Day 5: Indiana | Traveling Violations
BLOOMINGTON, Ind. – It's called the cave or the dungeon or sometimes just "downstairs." It has no windows, no desk, no fancy decorations. It is the small, simple Indiana coaches' locker room. But for Mike Davis it is home.
There in the basement of Assembly Hall Davis sets up shop every day, seated on a well-worn couch, surrounded by stacks and stacks of VHS tapes, a phone and a big-screen TV. And not much else.
The IU coach has a perfectly fine workspace (complete with desk, windows and a secretary) upstairs in the IU basketball office, but he doesn't go up there more than once a week.
"Coach Davis is a workaholic," senior A.J. Moye said. "If he is not recruiting he is in there watching film. He's got at least 40 or 50 tapes of every team in the NBA. And the same amount for 70 or 80 college teams. He lives, breathes, sleeps and eats basketball."
This is probably not the image you have of Davis, the fourth-year IU coach who is famous for taking over for Bob Knight, almost winning the NCAA title in his first season as the full-time coach and for running out on the court against Kentucky last December (among other high-profile meltdowns).
"I think there is probably a perception of him more as a recruiter than a X and O guy," associate coach John Treloar said. "But I don't think we would have gotten to the level we [were at] the last few seasons if that were the case.
"I [doubt] people would look at our teams and say they are one of the top 10 most talented teams in the country. He works at it."
You can't argue with that. Or his no-frills approach to it. Most college coaches proudly preen around in the latest and greatest booster-paid facilities – plush locker rooms, trendy player lounges and oversized offices with breathtaking views more suitable for a CEO than a coach.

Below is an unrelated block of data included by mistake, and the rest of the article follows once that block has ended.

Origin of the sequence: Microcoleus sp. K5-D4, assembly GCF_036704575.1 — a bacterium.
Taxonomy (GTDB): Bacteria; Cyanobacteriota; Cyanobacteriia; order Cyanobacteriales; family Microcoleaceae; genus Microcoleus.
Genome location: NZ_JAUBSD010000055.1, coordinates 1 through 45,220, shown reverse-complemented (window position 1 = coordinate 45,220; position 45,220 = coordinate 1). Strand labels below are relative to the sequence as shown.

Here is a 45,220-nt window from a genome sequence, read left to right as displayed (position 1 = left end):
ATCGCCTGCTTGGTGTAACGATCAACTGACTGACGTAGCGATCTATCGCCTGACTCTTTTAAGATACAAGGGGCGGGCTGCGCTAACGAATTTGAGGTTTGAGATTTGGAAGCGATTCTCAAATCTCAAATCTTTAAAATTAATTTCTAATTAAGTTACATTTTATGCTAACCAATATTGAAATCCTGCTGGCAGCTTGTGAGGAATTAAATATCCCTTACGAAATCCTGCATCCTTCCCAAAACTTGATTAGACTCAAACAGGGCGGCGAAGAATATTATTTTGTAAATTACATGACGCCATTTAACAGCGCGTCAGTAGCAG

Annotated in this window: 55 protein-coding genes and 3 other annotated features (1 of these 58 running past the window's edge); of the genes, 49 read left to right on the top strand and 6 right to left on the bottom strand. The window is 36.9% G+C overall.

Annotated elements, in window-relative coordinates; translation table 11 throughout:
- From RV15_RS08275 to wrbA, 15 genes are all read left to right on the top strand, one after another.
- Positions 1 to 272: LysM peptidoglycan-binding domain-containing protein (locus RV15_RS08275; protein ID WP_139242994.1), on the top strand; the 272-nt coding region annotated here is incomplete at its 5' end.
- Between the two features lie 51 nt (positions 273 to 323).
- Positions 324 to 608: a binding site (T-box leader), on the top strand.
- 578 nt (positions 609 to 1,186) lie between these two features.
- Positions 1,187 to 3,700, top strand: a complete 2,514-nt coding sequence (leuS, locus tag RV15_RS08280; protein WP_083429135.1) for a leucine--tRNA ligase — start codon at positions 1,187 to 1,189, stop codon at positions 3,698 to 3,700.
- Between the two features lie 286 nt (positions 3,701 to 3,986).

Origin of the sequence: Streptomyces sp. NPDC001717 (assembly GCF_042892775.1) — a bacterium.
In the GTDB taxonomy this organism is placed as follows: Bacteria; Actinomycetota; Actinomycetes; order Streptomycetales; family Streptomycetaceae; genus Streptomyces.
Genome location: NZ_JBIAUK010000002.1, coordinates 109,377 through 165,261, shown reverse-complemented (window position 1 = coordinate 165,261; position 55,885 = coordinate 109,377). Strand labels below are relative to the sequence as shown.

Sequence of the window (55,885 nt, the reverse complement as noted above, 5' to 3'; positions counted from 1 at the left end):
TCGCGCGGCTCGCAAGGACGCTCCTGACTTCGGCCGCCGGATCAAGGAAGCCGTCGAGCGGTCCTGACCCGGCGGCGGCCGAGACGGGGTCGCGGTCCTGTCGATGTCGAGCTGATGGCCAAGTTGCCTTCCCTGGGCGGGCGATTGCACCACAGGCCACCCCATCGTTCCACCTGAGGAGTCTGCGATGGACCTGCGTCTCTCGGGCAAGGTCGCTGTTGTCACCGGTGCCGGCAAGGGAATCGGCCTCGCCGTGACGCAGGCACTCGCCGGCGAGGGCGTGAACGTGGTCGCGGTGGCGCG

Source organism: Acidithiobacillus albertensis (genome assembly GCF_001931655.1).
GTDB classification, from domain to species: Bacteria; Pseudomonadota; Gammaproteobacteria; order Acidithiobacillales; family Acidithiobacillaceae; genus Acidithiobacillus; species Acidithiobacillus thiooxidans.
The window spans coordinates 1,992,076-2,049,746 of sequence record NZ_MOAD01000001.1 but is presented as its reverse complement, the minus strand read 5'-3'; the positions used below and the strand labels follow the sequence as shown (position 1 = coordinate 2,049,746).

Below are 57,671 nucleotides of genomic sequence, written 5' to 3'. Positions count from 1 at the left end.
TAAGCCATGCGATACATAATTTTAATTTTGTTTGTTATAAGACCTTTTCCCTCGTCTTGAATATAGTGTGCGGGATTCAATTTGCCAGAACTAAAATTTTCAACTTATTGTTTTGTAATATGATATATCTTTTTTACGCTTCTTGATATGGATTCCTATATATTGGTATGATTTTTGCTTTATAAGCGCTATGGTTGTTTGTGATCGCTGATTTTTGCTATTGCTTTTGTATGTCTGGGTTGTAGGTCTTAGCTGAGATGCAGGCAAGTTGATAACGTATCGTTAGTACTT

Not Davis. IU's facilities haven't changed in years. He'd rather watch tapes in a truly Spartan space.
"I like it in here," Davis shrugs.
Davis is a film fiend because he isn't too proud to steal stuff from everyone he sees. His staff tapes nearly every game on television and then cuts and copies it into specific categories with titles straight out of the hoops junkie rack at Blockbuster.
"Spurs Offensive Sets."
"4 on 0; help; close outs."
"Lakers Playoff Sets, 2002."
And so on.
Davis may not have the reputation as a basketball purist, someone who will go bleary eyed watching 12 hours of a tape a day, but this is the reality. During one rough stretch last season he didn't go home for two nights, hunkered down in that locker room trying to find a solution.
"I think he is one of the best coaches in the nation now," Moye said. "When he wins his first national title, it will be cemented. I see him winning multiple national championships."
Davis laughs off that kind of talk, sort of. He doesn't disagree with Moye about the potential of the IU program.
"My vision is something big, real big," Davis said. "My vision of what I want the program to be is off the charts. I want to be top 5 every year. I want to win national titles."
He's taken major steps in that direction this year. Over the summer Davis secured five verbal commitments from touted high school players, forming a group some recruiting sleuths call the nation's best class. It should give him the kind of talent he needs to make another Final Four run.
In the meantime he's working with this team, which has been largely overlooked by prognosticators and which has obvious questions in the frontcourt. There is work to be done.
But with recruiting out of the way, Davis had the luxury of spending the fall in Bloomington working with his young team. He was present for every single individual skill development session, a rarity for a head coach.
"It was so important I was here to set the tone and set the intensity we need to win some games," Davis said. "I feel good about where we are."
IU, Davis believes, is on the road back to the nation's elite. Davis is fully in charge, loading up his program with his players to run his system.
If IU returns to the promise land under Davis, his reputation may change. But not his love for his locker room office.